We were at Suicide Six in South Pomfret where they have a downhill mountain biking opportunity; ride the lift up and down you go on your bike. I like to mountain bike and I went up and down a couple of times. I put about 2,000 miles every summer on my bike. It’s lots of fun. My point is that even the traditional resorts are finding that they are four season resorts and have learned to use their assets and infrastructure which is in place in all seasons. Killington has a great mountain bike downhill as well.
There is a group working on putting all these mountain bike trails and connecting them together and building even more which is very exciting.
VBM: You have a new public service commissioner, Mike Schirling. In his introductory remarks, he said that he saw his job as staying the course. There appears to be an impatience within Vermont’s police forces when confronted which has led to one unfortunate killing after another. It would seem that Vermont should not just “stay the course.”
SCOTT: We will continue to look at those events, and learn. At the same time we need to support our law enforcement.
VBM: Is the $10,000 bonus to move and work in Vermont working?
SCOTT: It was good publicity. We received over 1,000,000 hits on social media when it was announced, and we had over 3,000 direct inquiries about the program. Unfortunately, we only had enough money for fewer than fifty people. What it did do is show that it worked. We have changed the program a bit with the legislature to encourage more people to come.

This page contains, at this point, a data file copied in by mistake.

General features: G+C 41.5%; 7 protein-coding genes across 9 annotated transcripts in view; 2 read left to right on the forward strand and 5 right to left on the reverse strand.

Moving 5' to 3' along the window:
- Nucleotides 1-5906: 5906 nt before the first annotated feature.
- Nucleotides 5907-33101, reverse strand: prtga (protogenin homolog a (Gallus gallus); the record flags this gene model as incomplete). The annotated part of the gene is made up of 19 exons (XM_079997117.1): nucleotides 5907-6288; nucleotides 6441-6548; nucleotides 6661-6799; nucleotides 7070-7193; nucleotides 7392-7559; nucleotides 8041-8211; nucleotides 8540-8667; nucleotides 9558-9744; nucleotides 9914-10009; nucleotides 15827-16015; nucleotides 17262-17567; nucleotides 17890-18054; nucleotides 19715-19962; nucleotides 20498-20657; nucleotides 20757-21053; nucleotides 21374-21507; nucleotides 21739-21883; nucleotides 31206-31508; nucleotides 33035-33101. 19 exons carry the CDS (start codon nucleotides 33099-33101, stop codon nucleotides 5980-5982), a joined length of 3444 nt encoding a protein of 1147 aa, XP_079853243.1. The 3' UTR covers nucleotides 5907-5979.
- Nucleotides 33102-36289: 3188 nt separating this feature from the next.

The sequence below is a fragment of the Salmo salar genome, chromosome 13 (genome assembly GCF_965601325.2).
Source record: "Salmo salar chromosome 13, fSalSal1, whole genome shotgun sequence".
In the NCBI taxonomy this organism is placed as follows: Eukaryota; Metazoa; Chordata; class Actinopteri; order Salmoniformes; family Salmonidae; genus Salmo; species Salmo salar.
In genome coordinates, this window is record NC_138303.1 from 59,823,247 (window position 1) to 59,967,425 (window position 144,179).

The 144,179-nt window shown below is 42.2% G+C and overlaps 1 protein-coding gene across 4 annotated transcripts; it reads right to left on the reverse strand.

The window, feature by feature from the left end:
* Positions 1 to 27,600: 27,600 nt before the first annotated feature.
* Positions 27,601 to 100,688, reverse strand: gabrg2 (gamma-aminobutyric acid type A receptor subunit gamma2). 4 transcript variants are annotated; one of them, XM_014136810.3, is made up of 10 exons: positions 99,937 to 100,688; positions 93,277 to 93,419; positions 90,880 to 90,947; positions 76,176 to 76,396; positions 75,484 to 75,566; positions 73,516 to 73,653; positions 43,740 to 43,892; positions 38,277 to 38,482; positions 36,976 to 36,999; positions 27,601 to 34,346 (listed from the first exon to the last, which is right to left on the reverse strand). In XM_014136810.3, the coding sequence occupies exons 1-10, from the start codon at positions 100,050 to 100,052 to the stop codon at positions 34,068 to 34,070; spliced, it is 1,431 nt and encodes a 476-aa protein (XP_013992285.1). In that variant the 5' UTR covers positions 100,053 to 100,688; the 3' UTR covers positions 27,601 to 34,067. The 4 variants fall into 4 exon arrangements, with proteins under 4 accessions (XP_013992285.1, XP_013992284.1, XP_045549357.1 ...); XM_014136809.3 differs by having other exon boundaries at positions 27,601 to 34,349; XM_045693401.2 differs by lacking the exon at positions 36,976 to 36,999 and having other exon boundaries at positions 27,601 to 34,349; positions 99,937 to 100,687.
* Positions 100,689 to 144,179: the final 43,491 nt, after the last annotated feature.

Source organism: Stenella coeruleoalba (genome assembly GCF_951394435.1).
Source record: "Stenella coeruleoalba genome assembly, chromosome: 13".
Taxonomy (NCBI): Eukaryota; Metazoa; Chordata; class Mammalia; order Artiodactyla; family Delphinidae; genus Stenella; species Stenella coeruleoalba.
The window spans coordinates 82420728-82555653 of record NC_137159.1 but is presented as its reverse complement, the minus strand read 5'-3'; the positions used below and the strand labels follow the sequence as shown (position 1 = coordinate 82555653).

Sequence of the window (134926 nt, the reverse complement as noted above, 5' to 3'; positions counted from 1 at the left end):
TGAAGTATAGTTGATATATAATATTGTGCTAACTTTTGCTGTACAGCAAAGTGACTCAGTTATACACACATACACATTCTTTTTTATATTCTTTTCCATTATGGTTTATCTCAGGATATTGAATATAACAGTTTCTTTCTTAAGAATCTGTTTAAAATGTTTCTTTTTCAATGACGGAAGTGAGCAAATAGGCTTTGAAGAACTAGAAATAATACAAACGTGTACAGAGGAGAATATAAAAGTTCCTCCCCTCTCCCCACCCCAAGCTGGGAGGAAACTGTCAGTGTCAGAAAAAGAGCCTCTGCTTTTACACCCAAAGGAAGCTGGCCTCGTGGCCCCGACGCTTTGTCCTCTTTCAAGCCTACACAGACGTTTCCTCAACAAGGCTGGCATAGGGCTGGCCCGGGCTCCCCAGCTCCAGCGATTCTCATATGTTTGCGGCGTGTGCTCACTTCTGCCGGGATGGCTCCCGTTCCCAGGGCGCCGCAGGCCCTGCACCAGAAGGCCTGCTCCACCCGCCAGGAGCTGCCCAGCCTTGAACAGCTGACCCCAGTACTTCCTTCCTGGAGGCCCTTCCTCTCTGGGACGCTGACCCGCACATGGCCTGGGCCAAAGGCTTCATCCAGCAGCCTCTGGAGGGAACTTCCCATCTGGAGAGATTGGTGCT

We also had criticism from Vermonters saying how about sending me a check for $10,000 to stay here? I get it. But the reaction out there was incredibly fast. And we need more workers, more families, more kids to fill our schools; this is what we need. It is not the complete answer, but it’s one area of doing something, moving forward. And it shows that the legislature and the administration are on the same page, and that helps.
VBM: You suggest that the legislature has listened and learned. Have you listened and learned as well?
SCOTT: I think so. Not to rehash the past, but it was difficult for them. In my first term, I said no new taxes or fees, that I believe that we can live within our means. And I meant that. It took fourteen vetoes in total, including three budget vetoes, but we didn’t raise taxes or fees. As a result, we had a surplus for the first time in over a decade. We moved in the right direction.